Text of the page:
Hanya Yanagihara: “I want my books to be provocative” | Culture



Trying your luck, throwing the dice, putting them back in the glass and repeating the move over and over again is what Hanya Yanagihara has done in her new novel, To Paradise, turned into an interesting three in one: a sum of different stories that share characters, themes, obsessions and the tension between true love and that imposed by traditions or social status. An unusual experiment.

It seems that this singular author born in Los Angeles in 1974, of a South Korean mother and a Hawaiian father, has written three declensions of the same story; and that she has grouped them in a single issue of 943 pages!, but not to confuse us, but to convey the repeated randomness of life and luck. Each one, yes, in a different century of American history. A challenge for her and for the reader.

— Why the same names and similar characters in three different centuries?

— I have the feeling that we always talk about ourselves as individuals who shape society, but I wanted to turn it around and ask myself how society shapes us. One thing is what the citizen makes of a place, and another thing is what the place makes of the citizen. That is why my characters are different in different situations and centuries.

Yanagihara, director of the magazine T from The New York Times, was released in 2015 with enormous success around the world with so little life (Lumen), nominated for the Man Booker Prize and then chosen as the best novel of the year by the main US media. To Paradise, in the same editorial, it is similar in length, in the abyss of wonder that it is capable of creating, and in little else. Because in the face of the saga of friendship and abuse that she raised then, the author has dared in this installment with a dystopian journey through three centuries with an epicenter in New York: the 19th, the 20th and a distant future of our 21st century.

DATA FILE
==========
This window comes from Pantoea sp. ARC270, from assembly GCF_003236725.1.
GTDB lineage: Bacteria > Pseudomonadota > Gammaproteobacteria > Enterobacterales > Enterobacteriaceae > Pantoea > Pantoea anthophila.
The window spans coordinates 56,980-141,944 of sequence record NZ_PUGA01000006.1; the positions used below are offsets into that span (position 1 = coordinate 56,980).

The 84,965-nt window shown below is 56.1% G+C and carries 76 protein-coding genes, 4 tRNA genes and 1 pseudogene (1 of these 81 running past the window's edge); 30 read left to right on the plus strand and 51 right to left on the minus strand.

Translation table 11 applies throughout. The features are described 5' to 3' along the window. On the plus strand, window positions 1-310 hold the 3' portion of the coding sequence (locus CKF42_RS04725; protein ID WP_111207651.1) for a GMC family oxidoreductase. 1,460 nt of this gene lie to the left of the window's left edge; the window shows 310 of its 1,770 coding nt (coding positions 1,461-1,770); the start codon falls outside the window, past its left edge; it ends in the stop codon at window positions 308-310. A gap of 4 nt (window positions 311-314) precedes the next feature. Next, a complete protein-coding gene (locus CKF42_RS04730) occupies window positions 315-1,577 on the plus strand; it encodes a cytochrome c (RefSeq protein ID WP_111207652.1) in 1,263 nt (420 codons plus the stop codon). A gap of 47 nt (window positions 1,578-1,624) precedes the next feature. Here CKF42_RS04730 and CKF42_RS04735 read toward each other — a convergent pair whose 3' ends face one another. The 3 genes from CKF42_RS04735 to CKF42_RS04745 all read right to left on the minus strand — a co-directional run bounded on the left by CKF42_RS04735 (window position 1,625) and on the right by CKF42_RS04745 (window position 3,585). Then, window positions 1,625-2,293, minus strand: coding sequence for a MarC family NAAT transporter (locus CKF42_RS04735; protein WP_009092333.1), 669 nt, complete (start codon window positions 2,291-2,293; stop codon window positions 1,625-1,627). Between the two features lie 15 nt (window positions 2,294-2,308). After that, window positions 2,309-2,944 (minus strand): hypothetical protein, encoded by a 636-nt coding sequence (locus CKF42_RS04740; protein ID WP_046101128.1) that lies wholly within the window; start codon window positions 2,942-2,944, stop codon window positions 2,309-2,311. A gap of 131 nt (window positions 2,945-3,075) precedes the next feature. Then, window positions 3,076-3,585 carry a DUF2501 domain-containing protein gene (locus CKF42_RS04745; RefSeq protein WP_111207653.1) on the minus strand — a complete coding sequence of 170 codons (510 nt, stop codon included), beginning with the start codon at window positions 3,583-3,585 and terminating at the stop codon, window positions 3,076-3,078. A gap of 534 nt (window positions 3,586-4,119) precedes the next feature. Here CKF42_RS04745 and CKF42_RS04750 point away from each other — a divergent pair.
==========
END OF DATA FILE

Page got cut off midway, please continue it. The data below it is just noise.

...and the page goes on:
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“The ideas came to me simultaneously and it took me a while to connect them, but I did it,” he says by phone from New York. “I wanted to explore the idea of ​​America as a young country, where things flow, change and the possibility of becoming another country defines our national identity.” Today, for example, the debates on race, gender, colonialism and origins are at their peak and they are the ingredients that converge in its three stories: from some free States of the 19th century in which gay marriage is legal and common to a few years Nineties of the 20th century marked by an epidemic (AIDS, of course) and a future in which the Government tries to control freedoms excessively. Sounds familiar to us, right?

Do you fear government control?

— It is not an individual fear, but if you look at what has happened in the United States since 9/11, we have had to change many things in the name of freedom and security and, over time, some of these changes have been proven wrong : the interrogation methods, the torture abroad… it was shameful. We are now at a time when it is impossible to talk logically about what the government should do. And maybe it’s worse to cut freedoms to protect the most vulnerable, but the fact that we can’t even have that debate in a reasonable way is alarming.